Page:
'British Muslim Culture' For Children

"I know we've come a long way, we're changing day to day, but tell me, where do the children play?" - said Cat Stevens, who became a convert to Islam in 1978 after a near-death experience, and now named Yusuf Islam.

'British Muslim Culture' For Children

Islamia, a Muslim Primary School, which Islam founded nearly 20 years ago to promote the Islamic culture and help raise young Muslims on the right tenets of Islam, and funded by the British government, is now well known for its excellent scholastic reputation.

Since the 9/11 bombings that hit the U.S. in 2001 and the cheap anti-Muslims media campaign that followed it as well as Madrid and in London bombings, Muslims have been fighting a fierce battle against the widespread misconception about the noble spirit and nature of the Islamic religion.

All that made whether or not to fund Islam-based schools with taxpayer money an issue of heated debate across the U.S. and various European countries. Also Muslim students have been battling discrimination once their Islamic identity is revealed. Islamia Primary School, which was established in 1981 and is receiving the government funding since 1998, was the first full-curriculum Muslim school in UK, according to MSNBC.

Islamia, with 210 pupils and 3,500 children on the waiting list, is known for its students' high exam scores.

The school had been established by Yusuf Islam, who currently lives with his wife and five children in London, where he is an active member of the Muslim community, and Abdullah Trevathan — a Muslim New Yorker- It has been visited by high-profile figures like Prince Charles and Muhammad Ali.

"There's a very big waiting list because it's got a good reputation around here," said Abdurraheem Rushton, an 11-year-old pupil. "I'm very happy I got into such a good school," he said.

The widespread misconception about Islam and the Muslims' role in Europe has called into question the funding of such institutions, with some government politicians claiming that funding religious institutions including schools helps creating a "ghetto-ized education system,"

"Traditional Islamic education does not entirely fit pupils for their lives as Muslims in modern Britain," David Bell, ex-chief inspector of schools says.

The issue has divided Europe, from the Netherlands, where the government funds nearly 40 Muslim schools, to France, which has recently banned Hijab and religious symbols from state schools.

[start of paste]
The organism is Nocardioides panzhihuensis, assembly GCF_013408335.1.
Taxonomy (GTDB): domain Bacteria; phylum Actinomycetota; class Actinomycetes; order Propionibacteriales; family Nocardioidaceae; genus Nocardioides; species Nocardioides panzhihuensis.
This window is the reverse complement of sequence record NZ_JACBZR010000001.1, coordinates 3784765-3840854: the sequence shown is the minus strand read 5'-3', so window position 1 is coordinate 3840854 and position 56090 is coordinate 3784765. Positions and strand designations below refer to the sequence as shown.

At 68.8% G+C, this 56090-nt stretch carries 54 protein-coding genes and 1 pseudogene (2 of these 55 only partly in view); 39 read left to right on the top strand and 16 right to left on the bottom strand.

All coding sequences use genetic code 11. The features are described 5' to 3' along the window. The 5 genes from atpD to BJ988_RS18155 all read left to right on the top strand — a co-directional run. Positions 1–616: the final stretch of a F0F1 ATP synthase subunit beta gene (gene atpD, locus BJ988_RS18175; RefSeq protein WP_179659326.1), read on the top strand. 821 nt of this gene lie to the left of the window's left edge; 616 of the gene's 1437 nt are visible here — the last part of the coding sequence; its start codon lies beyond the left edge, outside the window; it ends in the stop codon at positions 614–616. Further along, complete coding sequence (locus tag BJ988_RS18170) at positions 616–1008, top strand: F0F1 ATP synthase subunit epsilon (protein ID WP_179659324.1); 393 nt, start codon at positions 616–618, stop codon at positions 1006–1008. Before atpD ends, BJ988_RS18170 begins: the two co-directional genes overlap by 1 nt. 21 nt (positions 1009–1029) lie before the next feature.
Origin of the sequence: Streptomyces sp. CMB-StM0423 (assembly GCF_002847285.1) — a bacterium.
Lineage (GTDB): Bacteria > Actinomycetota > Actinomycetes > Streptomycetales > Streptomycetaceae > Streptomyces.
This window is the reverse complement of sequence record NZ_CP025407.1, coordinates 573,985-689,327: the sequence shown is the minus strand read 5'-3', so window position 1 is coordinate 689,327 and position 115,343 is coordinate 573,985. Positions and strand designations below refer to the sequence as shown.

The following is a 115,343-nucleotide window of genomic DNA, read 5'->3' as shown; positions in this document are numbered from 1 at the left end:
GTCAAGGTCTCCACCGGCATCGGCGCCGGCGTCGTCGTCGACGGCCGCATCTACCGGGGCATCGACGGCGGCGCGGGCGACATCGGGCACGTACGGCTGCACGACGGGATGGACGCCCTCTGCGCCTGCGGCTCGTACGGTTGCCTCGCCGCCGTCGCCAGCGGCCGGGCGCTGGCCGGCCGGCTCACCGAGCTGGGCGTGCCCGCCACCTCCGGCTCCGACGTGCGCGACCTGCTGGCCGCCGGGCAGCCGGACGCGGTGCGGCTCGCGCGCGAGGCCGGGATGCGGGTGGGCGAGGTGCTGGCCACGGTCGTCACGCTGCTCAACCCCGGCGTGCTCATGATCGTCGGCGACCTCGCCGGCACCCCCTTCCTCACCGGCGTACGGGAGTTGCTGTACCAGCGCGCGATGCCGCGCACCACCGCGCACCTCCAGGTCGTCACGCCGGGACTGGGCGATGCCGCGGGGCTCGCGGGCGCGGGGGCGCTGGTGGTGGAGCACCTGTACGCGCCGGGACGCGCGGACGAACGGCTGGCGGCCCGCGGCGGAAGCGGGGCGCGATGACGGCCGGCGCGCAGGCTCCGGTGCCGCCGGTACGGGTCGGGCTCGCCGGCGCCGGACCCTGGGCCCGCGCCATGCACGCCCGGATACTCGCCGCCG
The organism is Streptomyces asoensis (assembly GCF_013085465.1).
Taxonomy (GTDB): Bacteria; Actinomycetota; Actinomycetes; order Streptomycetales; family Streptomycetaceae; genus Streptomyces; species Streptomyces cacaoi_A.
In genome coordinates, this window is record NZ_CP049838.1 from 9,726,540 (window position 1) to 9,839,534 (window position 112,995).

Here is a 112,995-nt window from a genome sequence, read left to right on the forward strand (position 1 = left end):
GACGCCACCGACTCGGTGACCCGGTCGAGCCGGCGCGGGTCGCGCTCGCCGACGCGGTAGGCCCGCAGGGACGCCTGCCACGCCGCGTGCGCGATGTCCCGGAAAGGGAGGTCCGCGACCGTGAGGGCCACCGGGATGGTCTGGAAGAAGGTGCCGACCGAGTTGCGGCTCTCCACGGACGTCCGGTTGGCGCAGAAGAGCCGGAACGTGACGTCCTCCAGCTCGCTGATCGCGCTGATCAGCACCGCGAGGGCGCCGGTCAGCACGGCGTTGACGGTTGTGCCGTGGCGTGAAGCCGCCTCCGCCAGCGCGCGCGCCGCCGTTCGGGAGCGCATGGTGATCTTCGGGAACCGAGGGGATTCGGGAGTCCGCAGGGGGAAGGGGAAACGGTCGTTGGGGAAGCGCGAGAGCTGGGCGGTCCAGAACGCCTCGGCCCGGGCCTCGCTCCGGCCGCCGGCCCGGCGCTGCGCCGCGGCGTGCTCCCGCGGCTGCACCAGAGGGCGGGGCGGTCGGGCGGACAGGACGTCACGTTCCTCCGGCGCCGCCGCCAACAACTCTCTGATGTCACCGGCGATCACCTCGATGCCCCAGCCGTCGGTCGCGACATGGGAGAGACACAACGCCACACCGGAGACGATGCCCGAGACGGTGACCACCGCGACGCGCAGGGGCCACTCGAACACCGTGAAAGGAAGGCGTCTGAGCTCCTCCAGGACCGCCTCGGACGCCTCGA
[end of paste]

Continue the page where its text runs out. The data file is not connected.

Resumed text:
This week, kids in the assembly hall organised a "Circus Show" play, featuring "Acrobat Girl," "Jumping Abdullah" "and the "Double Trouble" twins.

Those who visit Islamia would see pupils baking cakes, reading English books and sitting with teachers helping them develop their computer skills.

The school classrooms are all well-equipped and decorated with numbers, letters, drawings, science projects and collages,

The assembly hall doubles as a mosque, where boys pray on a separate side of the room from the girls — food is Halal, and girls over 8 wear Hijab, the Islamic headscarves.

"We study Arabic, the Koran — writing and learning it — and Islamic studies," said Rushton, who, like the most of the school pupils, comes from a multi-ethnic family.

"My dad's from England and my mum's family's from India," he said.

Islamia was established with the aim of providing children with an alternative way of learning, together with a foundation in Islam.

Although the school is based on the Sunni tradition, it also has Shia teachers and students.

Students at the school represent 23 different nationalities, Trevethan said, however,"we're in the business of creating a British Muslim culture, not preserving another culture."

"We have a spiritually based ethos," he said, adding that students are asked to be "critical friends".

The beauty of spirituality is its "mysticism" and that not everything has to have an absolute answer, Trevathan said.

The students, for their part, talk about how cared for and protected their teachers make them feel.

"At Islamia they help Muslims, because there's loads of Muslims around here (in London) who aren't praying and are doing what they're not supposed to do. This school is encouraging you to do what you're supposed to do, so that's what makes it different," Rushton said when asked what makes Islamia a unique institution.

Güncelleme Tarihi: 20 Eylül 2018, 18:16